It's the call Dr. Stephanie Dunlap never wants to get.
"It's always my most anxious moment as a heart failure physician...because I have the chance to lose two patients instead of one," Dr. Stephanie Dunlap, Medical Director at the Heart Failure Program at the University of Cincinnati told Action News.
The moment that almost took Amanda Hodge's life at 28 and pregnant with her second child, something didn't feel right. But...
"Doctor after doctor kept saying, 'you're pregnant honey, you're going to have swelling you're going to have trouble breathing, you do get tired easy,'" Amanda Hodge, a woman who suffered heart failure at 28 told Action News.
At 24 weeks, her water broke. She was put on bed rest, and then three weeks later she underwent an emergency C-section, when her heart suddenly stopped beating. The cause? Peripartum cardiomyopathy, which is a form of heart failure that affects healthy women during the last months of pregnancy or up to five months after delivery. It happens in about one in every 3,500 pregnancies and 25 to 50 percent of affected women will die. Since the symptoms mimic pregnancy, it's often not diagnosed. But watch out if:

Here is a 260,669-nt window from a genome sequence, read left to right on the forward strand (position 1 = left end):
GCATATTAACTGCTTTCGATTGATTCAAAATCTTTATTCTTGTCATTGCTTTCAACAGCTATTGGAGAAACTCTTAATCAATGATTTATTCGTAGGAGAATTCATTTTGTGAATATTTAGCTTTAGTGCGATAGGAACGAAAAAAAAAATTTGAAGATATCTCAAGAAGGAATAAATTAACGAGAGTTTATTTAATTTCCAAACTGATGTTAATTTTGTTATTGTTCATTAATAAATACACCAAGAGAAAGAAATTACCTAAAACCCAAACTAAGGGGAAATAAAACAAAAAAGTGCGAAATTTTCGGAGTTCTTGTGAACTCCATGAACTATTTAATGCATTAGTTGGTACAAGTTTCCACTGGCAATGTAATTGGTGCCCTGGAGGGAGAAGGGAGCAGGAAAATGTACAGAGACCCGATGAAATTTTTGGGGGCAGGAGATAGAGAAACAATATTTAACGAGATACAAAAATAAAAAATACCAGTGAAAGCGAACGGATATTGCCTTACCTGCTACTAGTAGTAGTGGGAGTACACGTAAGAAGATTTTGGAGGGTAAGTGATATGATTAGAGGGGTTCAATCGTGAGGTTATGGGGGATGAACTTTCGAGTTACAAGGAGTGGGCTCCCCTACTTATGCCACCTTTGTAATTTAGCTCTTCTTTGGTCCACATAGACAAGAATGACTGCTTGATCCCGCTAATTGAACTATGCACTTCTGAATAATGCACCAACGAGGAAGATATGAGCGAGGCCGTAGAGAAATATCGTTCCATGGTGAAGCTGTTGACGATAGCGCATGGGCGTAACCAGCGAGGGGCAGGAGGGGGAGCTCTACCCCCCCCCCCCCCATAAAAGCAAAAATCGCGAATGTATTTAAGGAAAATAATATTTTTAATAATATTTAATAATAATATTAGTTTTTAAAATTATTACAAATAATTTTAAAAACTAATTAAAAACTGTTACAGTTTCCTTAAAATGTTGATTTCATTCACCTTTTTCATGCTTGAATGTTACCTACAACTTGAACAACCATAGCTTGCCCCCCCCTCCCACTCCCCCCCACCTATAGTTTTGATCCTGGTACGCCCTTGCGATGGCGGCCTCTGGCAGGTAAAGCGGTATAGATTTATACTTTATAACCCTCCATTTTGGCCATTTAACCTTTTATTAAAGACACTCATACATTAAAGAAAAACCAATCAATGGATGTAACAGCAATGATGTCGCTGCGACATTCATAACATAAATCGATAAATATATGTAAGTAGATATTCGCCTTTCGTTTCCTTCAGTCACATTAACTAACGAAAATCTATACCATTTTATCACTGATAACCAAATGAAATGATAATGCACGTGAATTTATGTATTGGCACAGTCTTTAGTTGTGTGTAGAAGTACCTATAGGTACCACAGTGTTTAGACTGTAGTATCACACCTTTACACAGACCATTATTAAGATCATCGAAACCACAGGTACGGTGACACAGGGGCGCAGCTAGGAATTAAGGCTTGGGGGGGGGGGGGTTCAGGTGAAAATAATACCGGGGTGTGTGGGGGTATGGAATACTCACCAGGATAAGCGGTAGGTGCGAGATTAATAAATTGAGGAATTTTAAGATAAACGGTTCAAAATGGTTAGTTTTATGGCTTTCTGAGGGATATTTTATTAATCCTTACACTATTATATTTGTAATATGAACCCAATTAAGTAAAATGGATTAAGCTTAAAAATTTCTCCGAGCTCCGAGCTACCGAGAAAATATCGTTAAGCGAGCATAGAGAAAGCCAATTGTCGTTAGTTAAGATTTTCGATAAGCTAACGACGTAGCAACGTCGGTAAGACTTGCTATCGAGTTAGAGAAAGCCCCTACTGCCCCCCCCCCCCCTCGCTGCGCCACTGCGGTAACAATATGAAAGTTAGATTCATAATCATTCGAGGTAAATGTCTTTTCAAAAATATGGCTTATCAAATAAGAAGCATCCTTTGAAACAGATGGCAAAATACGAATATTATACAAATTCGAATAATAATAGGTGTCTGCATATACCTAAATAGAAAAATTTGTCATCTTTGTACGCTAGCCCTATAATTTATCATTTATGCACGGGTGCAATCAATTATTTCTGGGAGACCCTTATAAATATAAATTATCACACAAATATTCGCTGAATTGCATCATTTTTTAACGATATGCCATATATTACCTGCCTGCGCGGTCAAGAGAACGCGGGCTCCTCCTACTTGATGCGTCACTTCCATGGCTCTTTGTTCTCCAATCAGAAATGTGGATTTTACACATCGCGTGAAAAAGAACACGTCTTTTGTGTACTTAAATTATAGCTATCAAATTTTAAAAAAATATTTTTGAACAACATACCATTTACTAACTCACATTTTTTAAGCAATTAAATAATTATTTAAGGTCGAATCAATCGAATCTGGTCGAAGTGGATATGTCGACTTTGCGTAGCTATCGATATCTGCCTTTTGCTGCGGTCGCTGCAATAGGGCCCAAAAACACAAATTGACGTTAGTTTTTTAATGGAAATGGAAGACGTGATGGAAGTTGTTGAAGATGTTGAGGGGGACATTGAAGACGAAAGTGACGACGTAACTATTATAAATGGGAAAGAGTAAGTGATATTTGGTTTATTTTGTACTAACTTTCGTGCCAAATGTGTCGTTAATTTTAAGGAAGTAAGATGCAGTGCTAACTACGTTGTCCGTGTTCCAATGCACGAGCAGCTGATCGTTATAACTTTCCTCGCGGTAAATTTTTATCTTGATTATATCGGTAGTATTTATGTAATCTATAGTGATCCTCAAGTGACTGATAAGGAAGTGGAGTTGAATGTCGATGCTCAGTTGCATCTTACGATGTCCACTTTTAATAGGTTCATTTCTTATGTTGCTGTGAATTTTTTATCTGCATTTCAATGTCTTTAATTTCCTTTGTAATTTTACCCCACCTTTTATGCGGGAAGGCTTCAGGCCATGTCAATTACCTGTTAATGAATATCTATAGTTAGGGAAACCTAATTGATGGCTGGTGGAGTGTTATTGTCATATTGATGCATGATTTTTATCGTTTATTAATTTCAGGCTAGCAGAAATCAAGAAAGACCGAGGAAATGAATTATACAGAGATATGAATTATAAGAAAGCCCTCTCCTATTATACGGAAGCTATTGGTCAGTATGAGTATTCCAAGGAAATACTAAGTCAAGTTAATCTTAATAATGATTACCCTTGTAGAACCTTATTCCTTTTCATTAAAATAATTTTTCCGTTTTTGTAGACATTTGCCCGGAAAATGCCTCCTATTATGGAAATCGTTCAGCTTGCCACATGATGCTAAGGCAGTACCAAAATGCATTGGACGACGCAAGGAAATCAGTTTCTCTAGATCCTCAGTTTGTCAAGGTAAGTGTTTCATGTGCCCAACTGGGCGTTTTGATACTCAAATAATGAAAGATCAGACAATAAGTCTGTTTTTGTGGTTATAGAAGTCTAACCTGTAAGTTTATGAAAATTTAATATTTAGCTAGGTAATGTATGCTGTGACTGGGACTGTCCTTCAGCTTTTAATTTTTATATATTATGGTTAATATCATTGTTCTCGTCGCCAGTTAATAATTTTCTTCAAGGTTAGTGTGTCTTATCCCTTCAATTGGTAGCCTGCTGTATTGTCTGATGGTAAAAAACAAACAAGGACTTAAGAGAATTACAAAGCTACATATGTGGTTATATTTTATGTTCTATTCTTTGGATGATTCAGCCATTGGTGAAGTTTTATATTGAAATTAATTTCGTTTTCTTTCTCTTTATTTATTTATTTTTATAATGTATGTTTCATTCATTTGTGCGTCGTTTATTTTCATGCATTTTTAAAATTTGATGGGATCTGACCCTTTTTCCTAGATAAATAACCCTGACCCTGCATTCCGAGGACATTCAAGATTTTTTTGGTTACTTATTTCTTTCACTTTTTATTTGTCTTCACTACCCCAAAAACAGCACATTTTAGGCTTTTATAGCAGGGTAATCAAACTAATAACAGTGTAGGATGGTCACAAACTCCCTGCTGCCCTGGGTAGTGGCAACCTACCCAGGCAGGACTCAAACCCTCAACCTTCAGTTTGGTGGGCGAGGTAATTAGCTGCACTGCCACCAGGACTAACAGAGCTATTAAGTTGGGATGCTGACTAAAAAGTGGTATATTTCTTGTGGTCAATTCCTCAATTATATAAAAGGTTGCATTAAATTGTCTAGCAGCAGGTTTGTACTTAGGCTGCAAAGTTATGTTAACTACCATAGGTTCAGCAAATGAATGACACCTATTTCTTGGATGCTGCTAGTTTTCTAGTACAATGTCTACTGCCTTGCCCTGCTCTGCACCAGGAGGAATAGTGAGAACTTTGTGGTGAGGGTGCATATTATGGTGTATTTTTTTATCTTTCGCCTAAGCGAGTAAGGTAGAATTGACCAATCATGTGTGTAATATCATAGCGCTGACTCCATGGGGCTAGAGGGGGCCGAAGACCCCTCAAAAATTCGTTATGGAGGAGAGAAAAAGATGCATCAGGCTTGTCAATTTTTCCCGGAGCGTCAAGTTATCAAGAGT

"You develop ankle swelling to the point you can stick your thumb in and leave a dimple that's two millimeters or more deep and you hear yourself wheezing and you're having to sit up at night to breathe," Dr. Dunlap said.
While Amanda's life was saved, baby Gideon Lew didn't make it. Now Amanda wants to warn others about the condition.
"The fact that I'm here at all is an absolute miracle and I won't take that for granted," Amanda concluded.
Women who develop Peripartum Cardiomyopathy run a high risk of death with future pregnancies and doctors warn against trying to get pregnant again.
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University of Cincinnati Academic Health Center